I was coming of age in Michigan in the 1960’s. At age 14, I won a ticket to see the Beatles on their first world tour courtesy of our local radio station. I rode a bus with a load of screaming teenagers to Detroit where we saw them live at Olympia Stadium. Though I say I saw them, I am absolutely sure from our seats high up in the balcony - no one in our group could have possibly have heard them over the full house of screaming girls.
Still, that concert represented a turning point in all of our lives as we went from playing with Barbie dolls and riding bikes to falling in love with the Beatles.
While many of my peers at school wore knee socks, plaid kilts and penny loafers, I was wearing miniskirts, reading about Carnaby Street in London and ironing my hair. I wanted clothes that were not available in our small town, so I began to buy fabrics to design and sew my own clothes.
It was not long before the 60’s evolved from the Beatles into the music and street style of San Francisco’s Haight-Ashbury, and Woodstock pop. As it did, my interest in fashion and jewelry design continued to grow. Much to my parent’s dismay I became a Hippie.
My wardrobe evolved from Levi 501’s to tapestry bellbottoms, granny boots, 1940’s suit jackets and long black velvet opera coats found at the thrift store. Those were the days when you could find the most amazing old things so easily. St. Vincent De Paul on Hamilton Street in Saginaw will forever hold the best Thrift Store memories I will ever have. Filled with clothing dating back to the early1900’s, you could buy a beaded Gatsby dress for a few dollars. It was there that I first laid eyes on a hand embroidered Canton Shawl.
At the end of a rack alongside belts and scarves I could see the beautiful textural black silk crepe with exotic embroidered pink peonies. It was love at first sight.
I purchased it for $10.00 and wore it from that day forward with everything. Wrapped around my neck with its long flowing fringe blowing in the wind made me feel like Judy Collins. My Canton Shawl became my trademark.
With all of my travels, moves and life changes I still have that wonderful shawl and I love it just as much as I did then. My passion and interest in these nineteenth century treasures – the Canton “Trade” Shawl as well as Chinese hand embroidery as a whole has intensified and continued to develop throughout my life.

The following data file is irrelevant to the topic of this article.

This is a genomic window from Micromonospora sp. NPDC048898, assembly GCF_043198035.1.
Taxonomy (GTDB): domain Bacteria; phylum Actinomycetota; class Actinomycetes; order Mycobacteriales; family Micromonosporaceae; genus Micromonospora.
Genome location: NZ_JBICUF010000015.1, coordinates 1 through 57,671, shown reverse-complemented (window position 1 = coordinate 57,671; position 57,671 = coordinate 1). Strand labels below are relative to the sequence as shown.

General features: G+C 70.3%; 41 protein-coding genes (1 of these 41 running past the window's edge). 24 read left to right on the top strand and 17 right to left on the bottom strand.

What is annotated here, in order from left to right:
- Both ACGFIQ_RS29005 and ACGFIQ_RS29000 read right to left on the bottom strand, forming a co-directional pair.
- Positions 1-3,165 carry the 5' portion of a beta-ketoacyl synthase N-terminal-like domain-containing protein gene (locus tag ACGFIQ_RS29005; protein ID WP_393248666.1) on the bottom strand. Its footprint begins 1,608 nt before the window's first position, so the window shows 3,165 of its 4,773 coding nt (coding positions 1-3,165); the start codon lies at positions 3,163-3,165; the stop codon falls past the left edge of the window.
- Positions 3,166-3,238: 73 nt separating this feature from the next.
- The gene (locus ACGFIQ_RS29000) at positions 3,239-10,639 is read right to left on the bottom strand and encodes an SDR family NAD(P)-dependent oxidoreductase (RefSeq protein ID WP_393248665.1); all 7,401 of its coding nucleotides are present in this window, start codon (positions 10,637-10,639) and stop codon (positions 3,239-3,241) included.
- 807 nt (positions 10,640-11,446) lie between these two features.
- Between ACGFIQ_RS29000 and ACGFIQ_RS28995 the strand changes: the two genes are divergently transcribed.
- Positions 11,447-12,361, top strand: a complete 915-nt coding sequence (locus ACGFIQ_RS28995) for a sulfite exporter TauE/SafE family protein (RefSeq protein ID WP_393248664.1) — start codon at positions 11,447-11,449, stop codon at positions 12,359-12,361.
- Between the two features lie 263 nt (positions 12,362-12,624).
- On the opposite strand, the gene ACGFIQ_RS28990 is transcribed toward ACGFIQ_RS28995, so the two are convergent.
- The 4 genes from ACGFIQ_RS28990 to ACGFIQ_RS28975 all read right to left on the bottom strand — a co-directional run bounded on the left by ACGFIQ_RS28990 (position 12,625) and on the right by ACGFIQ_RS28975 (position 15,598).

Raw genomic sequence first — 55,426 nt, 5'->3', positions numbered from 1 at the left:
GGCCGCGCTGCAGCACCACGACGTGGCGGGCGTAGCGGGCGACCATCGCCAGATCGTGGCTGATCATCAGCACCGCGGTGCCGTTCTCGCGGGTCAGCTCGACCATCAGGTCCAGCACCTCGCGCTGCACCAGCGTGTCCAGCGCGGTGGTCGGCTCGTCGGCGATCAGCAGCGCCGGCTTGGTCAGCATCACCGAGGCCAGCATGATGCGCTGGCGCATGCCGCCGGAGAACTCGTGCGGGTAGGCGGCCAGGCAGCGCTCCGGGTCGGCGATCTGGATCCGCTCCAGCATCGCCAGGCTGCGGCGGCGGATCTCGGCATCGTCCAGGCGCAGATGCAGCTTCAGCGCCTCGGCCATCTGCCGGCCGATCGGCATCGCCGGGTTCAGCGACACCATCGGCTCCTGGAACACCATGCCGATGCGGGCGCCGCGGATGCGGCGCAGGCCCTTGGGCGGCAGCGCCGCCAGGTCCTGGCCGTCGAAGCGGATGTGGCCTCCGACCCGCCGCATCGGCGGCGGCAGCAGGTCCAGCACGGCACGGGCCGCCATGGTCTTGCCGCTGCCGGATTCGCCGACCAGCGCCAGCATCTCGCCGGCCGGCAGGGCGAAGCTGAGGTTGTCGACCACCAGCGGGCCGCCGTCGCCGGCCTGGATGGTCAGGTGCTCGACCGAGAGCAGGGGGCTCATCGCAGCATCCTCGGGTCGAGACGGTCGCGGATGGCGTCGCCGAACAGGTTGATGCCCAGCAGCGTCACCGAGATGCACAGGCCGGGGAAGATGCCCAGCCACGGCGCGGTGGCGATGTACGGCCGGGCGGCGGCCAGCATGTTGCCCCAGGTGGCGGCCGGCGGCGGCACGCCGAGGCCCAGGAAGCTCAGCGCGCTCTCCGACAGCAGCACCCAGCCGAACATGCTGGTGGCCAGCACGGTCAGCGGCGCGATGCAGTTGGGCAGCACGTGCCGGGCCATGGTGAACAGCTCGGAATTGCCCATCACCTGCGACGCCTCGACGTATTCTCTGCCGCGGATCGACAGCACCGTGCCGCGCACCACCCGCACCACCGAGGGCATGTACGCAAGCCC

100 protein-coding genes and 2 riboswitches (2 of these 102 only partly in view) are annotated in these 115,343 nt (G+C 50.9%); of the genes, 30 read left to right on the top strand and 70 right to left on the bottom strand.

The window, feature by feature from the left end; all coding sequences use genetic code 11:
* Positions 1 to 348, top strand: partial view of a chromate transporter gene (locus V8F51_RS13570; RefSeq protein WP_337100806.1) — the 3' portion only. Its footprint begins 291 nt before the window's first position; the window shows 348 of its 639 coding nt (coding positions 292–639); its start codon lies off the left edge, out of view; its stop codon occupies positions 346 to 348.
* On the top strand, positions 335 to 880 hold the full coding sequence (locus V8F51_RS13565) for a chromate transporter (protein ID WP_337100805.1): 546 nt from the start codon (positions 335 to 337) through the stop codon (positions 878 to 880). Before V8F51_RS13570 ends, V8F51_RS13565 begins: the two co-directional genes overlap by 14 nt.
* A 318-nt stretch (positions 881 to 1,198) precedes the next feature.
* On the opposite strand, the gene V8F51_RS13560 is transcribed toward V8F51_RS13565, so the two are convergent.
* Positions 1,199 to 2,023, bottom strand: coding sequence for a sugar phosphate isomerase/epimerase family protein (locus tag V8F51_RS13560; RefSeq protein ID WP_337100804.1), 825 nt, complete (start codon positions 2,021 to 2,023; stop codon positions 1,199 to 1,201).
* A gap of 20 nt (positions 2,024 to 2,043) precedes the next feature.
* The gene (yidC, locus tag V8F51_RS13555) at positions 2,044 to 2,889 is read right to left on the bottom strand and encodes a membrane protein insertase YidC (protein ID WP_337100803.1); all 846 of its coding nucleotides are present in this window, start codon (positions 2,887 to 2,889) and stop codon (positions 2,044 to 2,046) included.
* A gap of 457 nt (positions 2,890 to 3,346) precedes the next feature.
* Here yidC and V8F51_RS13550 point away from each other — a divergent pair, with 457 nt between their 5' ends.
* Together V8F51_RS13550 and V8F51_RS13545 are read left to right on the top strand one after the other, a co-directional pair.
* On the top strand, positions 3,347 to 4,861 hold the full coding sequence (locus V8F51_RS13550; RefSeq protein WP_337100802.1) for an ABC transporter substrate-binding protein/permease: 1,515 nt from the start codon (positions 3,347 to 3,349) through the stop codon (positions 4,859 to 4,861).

There is an important connection between the overall design found in these shawls, French chinoiserie and Art Nouveau patterns. All are beautifully exotic. If you study the paintings of artist Alphonse Mucha, you will see that floral elements flow in the same precise way that delicate Chinese hands patiently embroidered stitch upon stitch into the finest silk.
I envisioned my current collection of hand made clothing years ago in the 1970’s when I originally designed the pattern for my Isadora dress. Made from a very large ivory shawl with long fringe – bold pink peonies surrounded by lavender, green and aqua vines, this dress which never goes out of style continues to hang proudly in my studio. It still inspires and serves as a clear reminder of the original vision of beauty my heart was first compelled to create.
I truly love everything about old textiles.
The softly faded colors, hand embroidery and the feel of old silk or velvet can move me to tears. I imagine the dedication and hours of labor that have gone into creating these. Nothing was made by chance, but rather with a clear plan, meticulous craft and a contagious desire for perfection.
My career in design has provided me with opportunities to visit weaving mills where I have seen and touched the looms that make the finest silk floral ribbons, laces and embroideries. While recognizing my good fortune at the time, I never dreamed so many of these mills and their looms would no longer be running today.
If you were to ask me, what I would do with a thousand dollars - I would tell you in an instant. I would buy another hand embroidered Canton Shawl. Any color, any size – I love them all.